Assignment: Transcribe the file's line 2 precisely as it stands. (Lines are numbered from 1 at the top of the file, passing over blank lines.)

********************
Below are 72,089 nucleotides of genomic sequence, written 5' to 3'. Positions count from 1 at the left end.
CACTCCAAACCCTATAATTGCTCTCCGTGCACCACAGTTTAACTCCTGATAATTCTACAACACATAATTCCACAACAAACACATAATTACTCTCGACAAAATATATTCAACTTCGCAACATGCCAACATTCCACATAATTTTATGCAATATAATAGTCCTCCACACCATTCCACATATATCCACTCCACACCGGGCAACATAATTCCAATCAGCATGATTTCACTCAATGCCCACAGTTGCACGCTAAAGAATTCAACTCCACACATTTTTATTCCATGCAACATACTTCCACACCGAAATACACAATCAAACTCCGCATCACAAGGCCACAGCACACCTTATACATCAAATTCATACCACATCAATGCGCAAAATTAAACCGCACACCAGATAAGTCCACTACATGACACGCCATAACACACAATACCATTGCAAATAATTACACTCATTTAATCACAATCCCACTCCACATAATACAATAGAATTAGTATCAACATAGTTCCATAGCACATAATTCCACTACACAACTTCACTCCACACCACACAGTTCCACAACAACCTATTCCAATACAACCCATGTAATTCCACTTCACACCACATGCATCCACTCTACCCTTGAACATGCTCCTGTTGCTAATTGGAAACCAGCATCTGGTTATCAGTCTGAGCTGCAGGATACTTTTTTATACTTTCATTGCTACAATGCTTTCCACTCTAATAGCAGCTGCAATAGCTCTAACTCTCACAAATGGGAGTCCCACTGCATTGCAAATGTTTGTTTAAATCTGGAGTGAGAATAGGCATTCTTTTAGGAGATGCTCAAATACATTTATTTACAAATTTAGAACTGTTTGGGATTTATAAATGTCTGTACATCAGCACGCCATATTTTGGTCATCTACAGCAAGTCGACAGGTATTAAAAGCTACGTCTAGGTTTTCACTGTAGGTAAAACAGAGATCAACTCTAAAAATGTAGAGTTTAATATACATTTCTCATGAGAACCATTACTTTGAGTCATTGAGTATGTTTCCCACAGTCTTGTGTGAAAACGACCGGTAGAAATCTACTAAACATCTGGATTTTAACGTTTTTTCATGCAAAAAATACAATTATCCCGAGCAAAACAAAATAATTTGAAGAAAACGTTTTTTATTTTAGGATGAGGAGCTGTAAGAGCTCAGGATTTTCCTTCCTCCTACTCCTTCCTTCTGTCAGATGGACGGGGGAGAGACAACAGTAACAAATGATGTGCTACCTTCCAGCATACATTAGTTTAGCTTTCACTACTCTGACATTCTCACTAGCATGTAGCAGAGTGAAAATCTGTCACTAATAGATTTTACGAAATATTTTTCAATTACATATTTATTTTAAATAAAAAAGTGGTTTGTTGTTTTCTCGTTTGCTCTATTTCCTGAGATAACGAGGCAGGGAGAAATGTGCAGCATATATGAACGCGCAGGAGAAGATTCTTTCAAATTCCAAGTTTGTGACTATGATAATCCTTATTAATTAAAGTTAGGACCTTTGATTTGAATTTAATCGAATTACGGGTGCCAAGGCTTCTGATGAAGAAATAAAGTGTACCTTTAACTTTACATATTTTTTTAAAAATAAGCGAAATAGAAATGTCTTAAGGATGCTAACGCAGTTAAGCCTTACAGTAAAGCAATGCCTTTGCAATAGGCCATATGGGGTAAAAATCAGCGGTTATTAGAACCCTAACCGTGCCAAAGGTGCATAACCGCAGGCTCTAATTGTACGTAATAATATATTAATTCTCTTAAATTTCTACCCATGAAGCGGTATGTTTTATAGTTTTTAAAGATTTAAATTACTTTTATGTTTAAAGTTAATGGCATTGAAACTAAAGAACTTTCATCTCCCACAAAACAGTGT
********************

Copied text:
CACTCCAAACCCTATAATTGCTCTCCGTGCACCACAGTTTAACTCCTGATAATTCTACAACACATAATTCCACAACAAACACATAATTACTCTCGACAAAATATATTCAACTTCGCAACATGCCAACATTCCACATAATTTTATGCAATATAATAGTCCTCCACACCATTCCACATATATCCACTCCACACCGGGCAACATAATTCCAATCAGCATGATTTCACTCAATGCCCACAGTTGCACGCTAAAGAATTCAACTCCACACATTTTTATTCCATGCAACATACTTCCACACCGAAATACACAATCAAACTCCGCATCACAAGGCCACAGCACACCTTATACATCAAATTCATACCACATCAATGCGCAAAATTAAACCGCACACCAGATAAGTCCACTACATGACACGCCATAACACACAATACCATTGCAAATAATTACACTCATTTAATCACAATCCCACTCCACATAATACAATAGAATTAGTATCAACATAGTTCCATAGCACATAATTCCACTACACAACTTCACTCCACACCACACAGTTCCACAACAACCTATTCCAATACAACCCATGTAATTCCACTTCACACCACATGCATCCACTCTACCCTTGAACATGCTCCTGTTGCTAATTGGAAACCAGCATCTGGTTATCAGTCTGAGCTGCAGGATACTTTTTTATACTTTCATTGCTACAATGCTTTCCACTCTAATAGCAGCTGCAATAGCTCTAACTCTCACAAATGGGAGTCCCACTGCATTGCAAATGTTTGTTTAAATCTGGAGTGAGAATAGGCATTCTTTTAGGAGATGCTCAAATACATTTATTTACAAATTTAGAACTGTTTGGGATTTATAAATGTCTGTACATCAGCACGCCATATTTTGGTCATCTACAGCAAGTCGACAGGTATTAAAAGCTACGTCTAGGTTTTCACTGTAGGTAAAACAGAGATCAACTCTAAAAATGTAGAGTTTAATATACATTTCTCATGAGAACCATTACTTTGAGTCATTGAGTATGTTTCCCACAGTCTTGTGTGAAAACGACCGGTAGAAATCTACTAAACATCTGGATTTTAACGTTTTTTCATGCAAAAAATACAATTATCCCGAGCAAAACAAAATAATTTGAAGAAAACGTTTTTTATTTTAGGATGAGGAGCTGTAAGAGCTCAGGATTTTCCTTCCTCCTACTCCTTCCTTCTGTCAGATGGACGGGGGAGAGACAACAGTAACAAATGATGTGCTACCTTCCAGCATACATTAGTTTAGCTTTCACTACTCTGACATTCTCACTAGCATGTAGCAGAGTGAAAATCTGTCACTAATAGATTTTACGAAATATTTTTCAATTACATATTTATTTTAAATAAAAAAGTGGTTTGTTGTTTTCTCGTTTGCTCTATTTCCTGAGATAACGAGGCAGGGAGAAATGTGCAGCATATATGAACGCGCAGGAGAAGATTCTTTCAAATTCCAAGTTTGTGACTATGATAATCCTTATTAATTAAAGTTAGGACCTTTGATTTGAATTTAATCGAATTACGGGTGCCAAGGCTTCTGATGAAGAAATAAAGTGTACCTTTAACTTTACATATTTTTTTAAAAATAAGCGAAATAGAAATGTCTTAAGGATGCTAACGCAGTTAAGCCTTACAGTAAAGCAATGCCTTTGCAATAGGCCATATGGGGTAAAAATCAGCGGTTATTAGAACCCTAACCGTGCCAAAGGTGCATAACCGCAGGCTCTAATTGTACGTAATAATATATTAATTCTCTTAAATTTCTACCCATGAAGCGGTATGTTTTATAGTTTTTAAAGATTTAAATTACTTTTATGTTTAAAGTTAATGGCATTGAAACTAAAGAACTTTCATCTCCCACAAAACAGTGT